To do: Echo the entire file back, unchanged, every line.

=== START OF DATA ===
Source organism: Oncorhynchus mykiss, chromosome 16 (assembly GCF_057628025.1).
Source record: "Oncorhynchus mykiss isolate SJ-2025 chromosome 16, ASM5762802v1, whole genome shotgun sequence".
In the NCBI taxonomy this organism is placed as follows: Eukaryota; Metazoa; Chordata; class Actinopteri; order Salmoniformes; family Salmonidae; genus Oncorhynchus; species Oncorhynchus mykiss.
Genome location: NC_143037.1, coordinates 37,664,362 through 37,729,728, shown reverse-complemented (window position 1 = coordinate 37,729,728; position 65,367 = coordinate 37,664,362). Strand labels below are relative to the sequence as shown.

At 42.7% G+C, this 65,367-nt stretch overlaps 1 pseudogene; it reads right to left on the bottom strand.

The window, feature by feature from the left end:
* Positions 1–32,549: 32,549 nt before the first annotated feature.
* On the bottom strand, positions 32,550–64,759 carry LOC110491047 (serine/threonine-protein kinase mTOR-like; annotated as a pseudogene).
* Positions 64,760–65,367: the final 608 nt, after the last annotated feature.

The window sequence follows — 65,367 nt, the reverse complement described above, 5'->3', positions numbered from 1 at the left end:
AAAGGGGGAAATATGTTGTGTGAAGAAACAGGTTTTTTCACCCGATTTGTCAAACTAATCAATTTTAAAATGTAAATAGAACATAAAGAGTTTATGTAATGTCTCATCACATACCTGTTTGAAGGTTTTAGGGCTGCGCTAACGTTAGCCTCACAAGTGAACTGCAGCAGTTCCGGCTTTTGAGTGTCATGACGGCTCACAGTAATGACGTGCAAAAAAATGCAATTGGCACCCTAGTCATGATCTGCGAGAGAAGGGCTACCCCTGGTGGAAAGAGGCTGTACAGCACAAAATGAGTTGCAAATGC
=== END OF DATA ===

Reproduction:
Source organism: Oncorhynchus mykiss, chromosome 16 (assembly GCF_057628025.1).
Source record: "Oncorhynchus mykiss isolate SJ-2025 chromosome 16, ASM5762802v1, whole genome shotgun sequence".
In the NCBI taxonomy this organism is placed as follows: Eukaryota; Metazoa; Chordata; class Actinopteri; order Salmoniformes; family Salmonidae; genus Oncorhynchus; species Oncorhynchus mykiss.
Genome location: NC_143037.1, coordinates 37,664,362 through 37,729,728, shown reverse-complemented (window position 1 = coordinate 37,729,728; position 65,367 = coordinate 37,664,362). Strand labels below are relative to the sequence as shown.

At 42.7% G+C, this 65,367-nt stretch overlaps 1 pseudogene; it reads right to left on the bottom strand.

The window, feature by feature from the left end:
* Positions 1–32,549: 32,549 nt before the first annotated feature.
* On the bottom strand, positions 32,550–64,759 carry LOC110491047 (serine/threonine-protein kinase mTOR-like; annotated as a pseudogene).
* Positions 64,760–65,367: the final 608 nt, after the last annotated feature.

The window sequence follows — 65,367 nt, the reverse complement described above, 5'->3', positions numbered from 1 at the left end:
AAAGGGGGAAATATGTTGTGTGAAGAAACAGGTTTTTTCACCCGATTTGTCAAACTAATCAATTTTAAAATGTAAATAGAACATAAAGAGTTTATGTAATGTCTCATCACATACCTGTTTGAAGGTTTTAGGGCTGCGCTAACGTTAGCCTCACAAGTGAACTGCAGCAGTTCCGGCTTTTGAGTGTCATGACGGCTCACAGTAATGACGTGCAAAAAAATGCAATTGGCACCCTAGTCATGATCTGCGAGAGAAGGGCTACCCCTGGTGGAAAGAGGCTGTACAGCACAAAATGAGTTGCAAATGC